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The most celebrated personage of this name was bishop of a city in the Upper Thebaid in the early fourth century, and one of the most interesting members of the Council of Nicæa (325). He suffered mutilation of the left knee and the loss of his right eye for the Faith under the Emperor Maximinus (308-13), and was subsequently condemned to the mines. At Nicæa he was greatly honoured by Constantine the Great, who, according to Socrates (Church History I.11), used often to send for the good old confessor and kiss the place whence the eye had been torn out. He took a prominent, perhaps a decisive, part in the debate at the First Œcumenical Council on the subject of the celibacy of the clergy. It seems that most of the bishops present were disposed to follow the precedent of the Council of Elvira (can. xxxiii) prohibiting conjugal relations to those bishops, priests, deacons, and, according to Sozomen, sub-deacons, who were married before ordination. Paphnutius earnestly entreated his fellow-bishops not to impose this obligation on the orders of the clergy concerned. He proposed, in accordance "with the ancient tradition of the Church", that only those who were celibates at the time of ordination should continue to observe continence, but, on the other hand, that "none should be separated from her, to whom, while yet unordained, he had been united". The great veneration in which he was held, and the well known fact that he had himself observed the strictest chastity all his life, gave weight to his proposal, which was unanimously adopted. The council left it to the discretion of the married clergy to continue or discontinue their marital relations. Paphnutius was present at the Synod of Tyre (335).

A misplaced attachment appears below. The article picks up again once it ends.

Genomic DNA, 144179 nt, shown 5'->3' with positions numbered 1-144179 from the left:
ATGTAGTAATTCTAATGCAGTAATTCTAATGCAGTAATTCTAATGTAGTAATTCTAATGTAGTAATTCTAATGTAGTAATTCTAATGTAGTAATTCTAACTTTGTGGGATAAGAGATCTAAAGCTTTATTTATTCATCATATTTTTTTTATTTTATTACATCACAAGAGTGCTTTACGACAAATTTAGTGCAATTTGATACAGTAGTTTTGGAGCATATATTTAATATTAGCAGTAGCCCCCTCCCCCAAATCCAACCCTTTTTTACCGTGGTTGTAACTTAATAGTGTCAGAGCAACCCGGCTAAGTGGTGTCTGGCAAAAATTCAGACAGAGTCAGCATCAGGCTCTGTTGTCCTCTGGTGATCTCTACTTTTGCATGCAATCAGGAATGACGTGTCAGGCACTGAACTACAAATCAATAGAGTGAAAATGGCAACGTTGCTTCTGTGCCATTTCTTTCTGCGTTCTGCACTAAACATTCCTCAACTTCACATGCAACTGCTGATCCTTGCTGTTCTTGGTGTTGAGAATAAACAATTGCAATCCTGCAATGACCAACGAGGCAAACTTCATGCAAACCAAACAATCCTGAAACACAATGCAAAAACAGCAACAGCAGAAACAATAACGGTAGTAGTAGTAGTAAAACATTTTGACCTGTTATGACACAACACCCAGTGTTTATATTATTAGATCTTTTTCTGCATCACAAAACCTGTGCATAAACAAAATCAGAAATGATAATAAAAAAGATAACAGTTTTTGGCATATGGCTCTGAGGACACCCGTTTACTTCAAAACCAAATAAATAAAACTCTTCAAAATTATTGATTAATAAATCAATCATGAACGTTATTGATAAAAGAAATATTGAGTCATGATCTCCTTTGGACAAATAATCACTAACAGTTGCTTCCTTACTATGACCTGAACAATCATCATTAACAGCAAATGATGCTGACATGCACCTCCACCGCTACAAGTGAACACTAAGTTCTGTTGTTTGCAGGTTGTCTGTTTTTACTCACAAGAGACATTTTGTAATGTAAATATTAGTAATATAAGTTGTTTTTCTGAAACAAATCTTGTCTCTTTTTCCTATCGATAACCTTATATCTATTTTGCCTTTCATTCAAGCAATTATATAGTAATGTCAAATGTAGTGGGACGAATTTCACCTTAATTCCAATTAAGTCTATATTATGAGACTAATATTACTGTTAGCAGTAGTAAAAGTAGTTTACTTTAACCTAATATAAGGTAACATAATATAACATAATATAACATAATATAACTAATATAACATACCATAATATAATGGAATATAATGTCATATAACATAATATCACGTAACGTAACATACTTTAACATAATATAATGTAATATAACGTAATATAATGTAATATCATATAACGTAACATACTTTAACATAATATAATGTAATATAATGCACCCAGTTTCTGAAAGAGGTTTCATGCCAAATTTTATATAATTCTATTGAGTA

PAPHNUTIUS, surnamed (on account of his love of solitude) THE BUFFALO, an anchorite and priest of the Scetic desert in Egypt in the fourth century. When Cassian (Coll., IV, 1) visited him in 395, the Abbot Paphnutius was in his ninetieth year. He never left his cell save to attend church on Saturdays and Sundays, five miles away. When in his paschal letter of the year 399, the Patriarch Theophilus of Alexandria condemned anthropomorphism, Paphnutius was the only monastic ruler in the Egyptian desert who caused the document to be read.
HEFELE-LECLERCQ, Histoire des conciles, I, i (Paris, 1907).
APA citation. (1911). Paphnutius. In The Catholic Encyclopedia. New York: Robert Appleton Company. http://www.newadvent.org/cathen/11457a.htm
MLA citation. "Paphnutius." The Catholic Encyclopedia. Vol. 11. New York: Robert Appleton Company, 1911. <http://www.newadvent.org/cathen/11457a.htm>.
Transcription. This article was transcribed for New Advent by Douglas J. Potter. Dedicated to the Immaculate Heart of the Blessed Virgin Mary.
Ecclesiastical approbation. Nihil Obstat. February 1, 1911. Remy Lafort, S.T.D., Censor. Imprimatur. +John Cardinal Farley, Archbishop of New York.
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